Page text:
A variety of techniques and technologies may be used to diagnose malignant mesothelioma. The aggressive nature of the disease demands an early diagnosis to maximize treatment options, but its unique behavior pattern and relative rarity among the general population often works against such early identification. In its earliest stages, the cancer typically presents in non-specific ways and is often misdiagnosed because of this non-specific presentation. The majority of patients only receive a diagnosis after the disease has progressed to Stage III or Stage IV. Because of this tragic situation, improvements in our ability to definitively determine a diagnosis are among the most important goals in contemporary research with a large number of studies actively investigating novel diagnostic techniques.
Pleural mesothelioma is the most common form of the disease, so an initial evaluation of symptoms will likely be due to pulmonary-related issues. It’s important for a physician to learn about any prior asbestos exposures that the patient is aware of so he or she can complete as full a medical history and workup as possible. This type of communication between the patient and doctor is important so that the earliest possible diagnosis can be made: if the doctor does not suspect an asbestos-related disease initially, he or she may not be able to diagnose the disease early enough to maximize prognosis.
In addition to constructing this medical profile and detailed history, a complete physical examination will be performed. During a physical exam your doctor may look for the following:
- Breath Sounds: By listening to the chest cavity as the patient inhales and exhales, the doctor may note differences in the sounds of a patient’s breath from normal breath sounds. This could indicate the presence of a pleural effusion, or another restriction of lung capacity.
- Vocal Sounds: The doctor may listen to the chest cavity while having the patient make vowel sounds – comparing the sound resonance in the right and left chest cavities. Muted, or dull, sounds between the cavities could also be indicative of effusions or another restriction of the lungs.
- By tapping on the chest area a doctor may notice a dull, solid thumping sound, rather than a hollow resonance. This may also indicate the presence of fluid, or a mass, in the chest cavity.
On the basis of patient symptoms, medical history, the presence of specific risk factors—such as work environment and known asbestos exposure—and the results of a complete physical examination, the doctor is likely to schedule one or more of the methods described below to make a mesothelioma diagnosis.
There are many available technologies that allow doctors to view organs and tissue that might show the presence of fluid or tumors. Imaging technologies are important techniques not only to make a mesothelioma diagnosis, but also for determining a treatment plan and for tracking the patient’s response to the treatments.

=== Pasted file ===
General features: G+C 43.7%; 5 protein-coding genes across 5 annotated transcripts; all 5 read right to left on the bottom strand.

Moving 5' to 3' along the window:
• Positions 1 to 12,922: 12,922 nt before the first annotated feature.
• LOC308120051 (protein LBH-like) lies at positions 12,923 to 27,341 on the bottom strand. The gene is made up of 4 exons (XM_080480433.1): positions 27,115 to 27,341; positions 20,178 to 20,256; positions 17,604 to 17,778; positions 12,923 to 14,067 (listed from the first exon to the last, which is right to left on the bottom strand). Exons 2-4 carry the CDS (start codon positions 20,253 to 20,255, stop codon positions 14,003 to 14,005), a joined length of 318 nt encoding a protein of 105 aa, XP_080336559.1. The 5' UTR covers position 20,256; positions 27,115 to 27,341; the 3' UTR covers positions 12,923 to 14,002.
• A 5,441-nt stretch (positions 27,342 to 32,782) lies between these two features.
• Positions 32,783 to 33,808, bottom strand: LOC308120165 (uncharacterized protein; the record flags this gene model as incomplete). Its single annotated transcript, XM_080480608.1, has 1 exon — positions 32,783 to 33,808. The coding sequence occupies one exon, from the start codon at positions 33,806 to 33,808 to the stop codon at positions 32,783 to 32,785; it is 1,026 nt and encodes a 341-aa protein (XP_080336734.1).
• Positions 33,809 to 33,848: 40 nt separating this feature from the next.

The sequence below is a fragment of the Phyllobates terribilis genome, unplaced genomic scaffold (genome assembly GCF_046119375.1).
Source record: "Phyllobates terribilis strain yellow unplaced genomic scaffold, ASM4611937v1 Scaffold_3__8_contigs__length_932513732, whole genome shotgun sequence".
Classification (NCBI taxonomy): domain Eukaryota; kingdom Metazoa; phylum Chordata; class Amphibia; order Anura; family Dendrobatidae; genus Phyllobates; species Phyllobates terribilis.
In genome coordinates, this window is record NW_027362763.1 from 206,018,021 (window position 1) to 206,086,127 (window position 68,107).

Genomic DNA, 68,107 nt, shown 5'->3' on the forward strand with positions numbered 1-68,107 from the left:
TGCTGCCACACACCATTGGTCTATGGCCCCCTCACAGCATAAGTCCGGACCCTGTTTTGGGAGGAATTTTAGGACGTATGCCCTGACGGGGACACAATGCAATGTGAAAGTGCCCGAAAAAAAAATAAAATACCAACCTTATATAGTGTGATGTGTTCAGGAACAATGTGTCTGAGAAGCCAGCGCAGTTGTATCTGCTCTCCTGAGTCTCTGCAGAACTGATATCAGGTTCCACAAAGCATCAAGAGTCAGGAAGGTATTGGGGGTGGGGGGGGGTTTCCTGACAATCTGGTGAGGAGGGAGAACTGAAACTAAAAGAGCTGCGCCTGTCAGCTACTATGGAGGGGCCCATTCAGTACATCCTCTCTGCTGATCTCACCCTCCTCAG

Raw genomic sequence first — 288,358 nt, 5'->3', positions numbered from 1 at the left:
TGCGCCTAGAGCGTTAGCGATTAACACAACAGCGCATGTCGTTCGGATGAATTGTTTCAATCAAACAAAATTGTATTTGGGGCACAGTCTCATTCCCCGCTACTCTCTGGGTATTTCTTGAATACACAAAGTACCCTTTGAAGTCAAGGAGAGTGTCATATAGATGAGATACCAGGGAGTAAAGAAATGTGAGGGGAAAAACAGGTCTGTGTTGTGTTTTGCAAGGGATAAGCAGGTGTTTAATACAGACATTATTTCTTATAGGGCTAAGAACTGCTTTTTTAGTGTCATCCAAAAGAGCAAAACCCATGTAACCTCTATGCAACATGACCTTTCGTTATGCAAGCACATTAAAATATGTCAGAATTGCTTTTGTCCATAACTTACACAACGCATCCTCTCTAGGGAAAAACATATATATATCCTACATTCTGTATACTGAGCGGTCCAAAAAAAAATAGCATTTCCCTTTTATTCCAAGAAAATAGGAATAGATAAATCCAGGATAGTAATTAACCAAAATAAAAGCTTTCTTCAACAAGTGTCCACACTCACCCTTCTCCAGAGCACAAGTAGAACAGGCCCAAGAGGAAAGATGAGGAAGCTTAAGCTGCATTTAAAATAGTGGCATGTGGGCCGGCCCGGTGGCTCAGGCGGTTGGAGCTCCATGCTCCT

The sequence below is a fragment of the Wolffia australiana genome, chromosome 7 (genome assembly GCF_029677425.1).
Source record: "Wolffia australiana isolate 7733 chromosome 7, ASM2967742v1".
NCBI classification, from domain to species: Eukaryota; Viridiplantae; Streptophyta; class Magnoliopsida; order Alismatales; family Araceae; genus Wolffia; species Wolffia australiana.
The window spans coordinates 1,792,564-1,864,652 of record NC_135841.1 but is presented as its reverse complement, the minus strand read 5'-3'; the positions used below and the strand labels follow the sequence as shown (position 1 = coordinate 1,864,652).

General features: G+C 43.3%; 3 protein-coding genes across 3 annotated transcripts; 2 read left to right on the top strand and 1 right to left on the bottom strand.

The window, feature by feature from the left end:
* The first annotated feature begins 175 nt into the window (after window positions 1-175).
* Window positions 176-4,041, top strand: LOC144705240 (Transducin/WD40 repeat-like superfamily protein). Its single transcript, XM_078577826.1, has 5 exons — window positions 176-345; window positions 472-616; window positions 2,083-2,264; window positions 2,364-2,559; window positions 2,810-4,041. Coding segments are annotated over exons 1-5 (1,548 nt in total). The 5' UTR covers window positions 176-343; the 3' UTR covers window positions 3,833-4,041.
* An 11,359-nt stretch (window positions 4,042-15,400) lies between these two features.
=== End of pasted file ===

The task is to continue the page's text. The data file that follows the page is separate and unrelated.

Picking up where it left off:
- X-Ray Imaging
Due to the ubiquity of the machines and their relative low lost, x-rays are usually the first test given to many patients. X-rays do not have enough resolution to identify the cancer, but they may indicate the presence of a pleural effusion or hint at the existence of a pleural or lung malignancy.
- Computed Tomography (CT)
A computed tomography (CT) scan uses x-rays and computers to give more sophisticated and detailed pictures of the insides of the body than conventional x-rays. CT is considered the gold-standard imaging test for a diagnosis.
- Magnetic Resonance Imaging (MRI)
Magnetic Resonance Imaging (MRI) uses a strong magnetic field and radiowaves to scan the body. MRI provides much better imaging of soft-tissue contrast than does CT and is often used for staging and surgical planning.
- Positron Emission Tomography (PET)
Positron Emission Tomography (PET) scans measure functional and metabolic activity in the body, and are most commonly used to identify the presence of distant metastases.
- PET-CT (Integrated Positron Emission Tomography – Computed Tomography)
PET-CT is a cutting-edge imaging technique that combines PET scans and CT scans in one machine. This allows the physician to precisely register the functional imaging of PET with the anatomical imaging of CT to provide a more complete understanding of a patient’s individual disease status.
A tissue sample of a pleural or pericardial tumor can be obtained during a thoracoscopy. A thoracoscope, a telescope-like instrument connected to a video camera, is inserted through a small incision into the chest, along with small surgical tools. The doctor can see the tumor through the thoracoscope and can use special tools to take a tissue biopsy.
A laparoscopy can be used to see and obtain a biopsy of a peritoneal tumor. In this procedure, a flexible tube is attached to a video camera that is inserted into the abdominal cavity via small incisions.
A bronchoscopy may be performed. In this process, the doctor inserts a flexible lighted tube down the trachea, and into the bronchi to check for masses in the airway. At that time, small samples of abnormal-appearing tissue may also be removed for testing.
During a mediastinoscopy, a patient has a lighted tube inserted under the sternum (chest bone) at the neck level and then moved down into the chest. The surgeon can see the lymph nodes and take tissue samples to check for cancer.